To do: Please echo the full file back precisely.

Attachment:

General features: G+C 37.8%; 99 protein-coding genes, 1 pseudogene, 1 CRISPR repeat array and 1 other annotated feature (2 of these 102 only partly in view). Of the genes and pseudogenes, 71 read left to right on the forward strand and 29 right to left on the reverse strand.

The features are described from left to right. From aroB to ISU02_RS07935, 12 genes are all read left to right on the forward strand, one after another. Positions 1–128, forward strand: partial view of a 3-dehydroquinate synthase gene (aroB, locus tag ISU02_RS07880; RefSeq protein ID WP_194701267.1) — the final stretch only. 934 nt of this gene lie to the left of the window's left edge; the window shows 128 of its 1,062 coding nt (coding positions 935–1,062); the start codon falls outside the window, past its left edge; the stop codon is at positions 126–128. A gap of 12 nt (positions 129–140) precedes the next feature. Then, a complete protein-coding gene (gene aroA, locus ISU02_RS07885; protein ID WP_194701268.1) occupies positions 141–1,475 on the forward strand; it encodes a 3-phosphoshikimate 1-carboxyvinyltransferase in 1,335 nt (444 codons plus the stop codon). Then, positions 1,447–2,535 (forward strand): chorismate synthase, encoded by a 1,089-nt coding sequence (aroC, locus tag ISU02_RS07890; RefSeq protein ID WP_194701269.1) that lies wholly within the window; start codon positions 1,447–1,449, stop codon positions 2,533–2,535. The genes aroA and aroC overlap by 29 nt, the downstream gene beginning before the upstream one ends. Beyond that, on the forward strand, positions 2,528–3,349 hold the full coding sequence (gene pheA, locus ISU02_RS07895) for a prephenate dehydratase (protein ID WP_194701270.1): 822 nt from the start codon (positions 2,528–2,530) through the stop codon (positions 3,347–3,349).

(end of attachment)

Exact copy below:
General features: G+C 37.8%; 99 protein-coding genes, 1 pseudogene, 1 CRISPR repeat array and 1 other annotated feature (2 of these 102 only partly in view). Of the genes and pseudogenes, 71 read left to right on the forward strand and 29 right to left on the reverse strand.

The features are described from left to right. From aroB to ISU02_RS07935, 12 genes are all read left to right on the forward strand, one after another. Positions 1–128, forward strand: partial view of a 3-dehydroquinate synthase gene (aroB, locus tag ISU02_RS07880; RefSeq protein ID WP_194701267.1) — the final stretch only. 934 nt of this gene lie to the left of the window's left edge; the window shows 128 of its 1,062 coding nt (coding positions 935–1,062); the start codon falls outside the window, past its left edge; the stop codon is at positions 126–128. A gap of 12 nt (positions 129–140) precedes the next feature. Then, a complete protein-coding gene (gene aroA, locus ISU02_RS07885; protein ID WP_194701268.1) occupies positions 141–1,475 on the forward strand; it encodes a 3-phosphoshikimate 1-carboxyvinyltransferase in 1,335 nt (444 codons plus the stop codon). Then, positions 1,447–2,535 (forward strand): chorismate synthase, encoded by a 1,089-nt coding sequence (aroC, locus tag ISU02_RS07890; RefSeq protein ID WP_194701269.1) that lies wholly within the window; start codon positions 1,447–1,449, stop codon positions 2,533–2,535. The genes aroA and aroC overlap by 29 nt, the downstream gene beginning before the upstream one ends. Beyond that, on the forward strand, positions 2,528–3,349 hold the full coding sequence (gene pheA, locus ISU02_RS07895) for a prephenate dehydratase (protein ID WP_194701270.1): 822 nt from the start codon (positions 2,528–2,530) through the stop codon (positions 3,347–3,349).